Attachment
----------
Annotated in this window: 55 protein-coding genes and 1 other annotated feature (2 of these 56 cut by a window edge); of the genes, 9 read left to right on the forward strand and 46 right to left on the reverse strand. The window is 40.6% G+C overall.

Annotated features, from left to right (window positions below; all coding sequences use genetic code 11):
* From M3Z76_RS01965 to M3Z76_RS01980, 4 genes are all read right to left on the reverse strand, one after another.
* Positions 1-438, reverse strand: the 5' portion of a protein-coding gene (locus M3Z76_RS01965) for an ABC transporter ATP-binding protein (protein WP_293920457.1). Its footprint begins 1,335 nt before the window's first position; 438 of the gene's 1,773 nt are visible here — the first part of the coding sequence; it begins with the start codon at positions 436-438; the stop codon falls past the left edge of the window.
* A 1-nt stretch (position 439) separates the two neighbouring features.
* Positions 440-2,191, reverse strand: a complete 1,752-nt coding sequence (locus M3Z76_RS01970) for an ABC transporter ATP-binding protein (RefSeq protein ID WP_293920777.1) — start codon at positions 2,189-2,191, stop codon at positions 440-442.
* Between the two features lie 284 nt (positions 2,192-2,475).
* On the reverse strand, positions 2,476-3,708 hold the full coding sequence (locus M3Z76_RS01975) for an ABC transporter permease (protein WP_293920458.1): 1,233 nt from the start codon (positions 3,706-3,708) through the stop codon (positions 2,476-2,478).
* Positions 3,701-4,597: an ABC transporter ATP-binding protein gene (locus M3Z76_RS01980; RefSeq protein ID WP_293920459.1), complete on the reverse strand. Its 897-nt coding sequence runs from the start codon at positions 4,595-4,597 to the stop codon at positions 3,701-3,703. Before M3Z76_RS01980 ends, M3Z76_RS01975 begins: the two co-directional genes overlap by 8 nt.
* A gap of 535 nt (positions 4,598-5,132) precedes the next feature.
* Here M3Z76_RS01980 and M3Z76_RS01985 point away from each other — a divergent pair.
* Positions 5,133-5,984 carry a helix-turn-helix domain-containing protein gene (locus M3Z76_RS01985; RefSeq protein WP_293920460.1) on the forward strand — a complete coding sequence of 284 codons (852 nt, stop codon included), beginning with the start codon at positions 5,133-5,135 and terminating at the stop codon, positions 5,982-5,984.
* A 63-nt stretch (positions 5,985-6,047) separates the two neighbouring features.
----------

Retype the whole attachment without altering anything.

Annotated in this window: 55 protein-coding genes and 1 other annotated feature (2 of these 56 cut by a window edge); of the genes, 9 read left to right on the forward strand and 46 right to left on the reverse strand. The window is 40.6% G+C overall.

Annotated features, from left to right (window positions below; all coding sequences use genetic code 11):
* From M3Z76_RS01965 to M3Z76_RS01980, 4 genes are all read right to left on the reverse strand, one after another.
* Positions 1-438, reverse strand: the 5' portion of a protein-coding gene (locus M3Z76_RS01965) for an ABC transporter ATP-binding protein (protein WP_293920457.1). Its footprint begins 1,335 nt before the window's first position; 438 of the gene's 1,773 nt are visible here — the first part of the coding sequence; it begins with the start codon at positions 436-438; the stop codon falls past the left edge of the window.
* A 1-nt stretch (position 439) separates the two neighbouring features.
* Positions 440-2,191, reverse strand: a complete 1,752-nt coding sequence (locus M3Z76_RS01970) for an ABC transporter ATP-binding protein (RefSeq protein ID WP_293920777.1) — start codon at positions 2,189-2,191, stop codon at positions 440-442.
* Between the two features lie 284 nt (positions 2,192-2,475).
* On the reverse strand, positions 2,476-3,708 hold the full coding sequence (locus M3Z76_RS01975) for an ABC transporter permease (protein WP_293920458.1): 1,233 nt from the start codon (positions 3,706-3,708) through the stop codon (positions 2,476-2,478).
* Positions 3,701-4,597: an ABC transporter ATP-binding protein gene (locus M3Z76_RS01980; RefSeq protein ID WP_293920459.1), complete on the reverse strand. Its 897-nt coding sequence runs from the start codon at positions 4,595-4,597 to the stop codon at positions 3,701-3,703. Before M3Z76_RS01980 ends, M3Z76_RS01975 begins: the two co-directional genes overlap by 8 nt.
* A gap of 535 nt (positions 4,598-5,132) precedes the next feature.
* Here M3Z76_RS01980 and M3Z76_RS01985 point away from each other — a divergent pair.
* Positions 5,133-5,984 carry a helix-turn-helix domain-containing protein gene (locus M3Z76_RS01985; RefSeq protein WP_293920460.1) on the forward strand — a complete coding sequence of 284 codons (852 nt, stop codon included), beginning with the start codon at positions 5,133-5,135 and terminating at the stop codon, positions 5,982-5,984.
* A 63-nt stretch (positions 5,985-6,047) separates the two neighbouring features.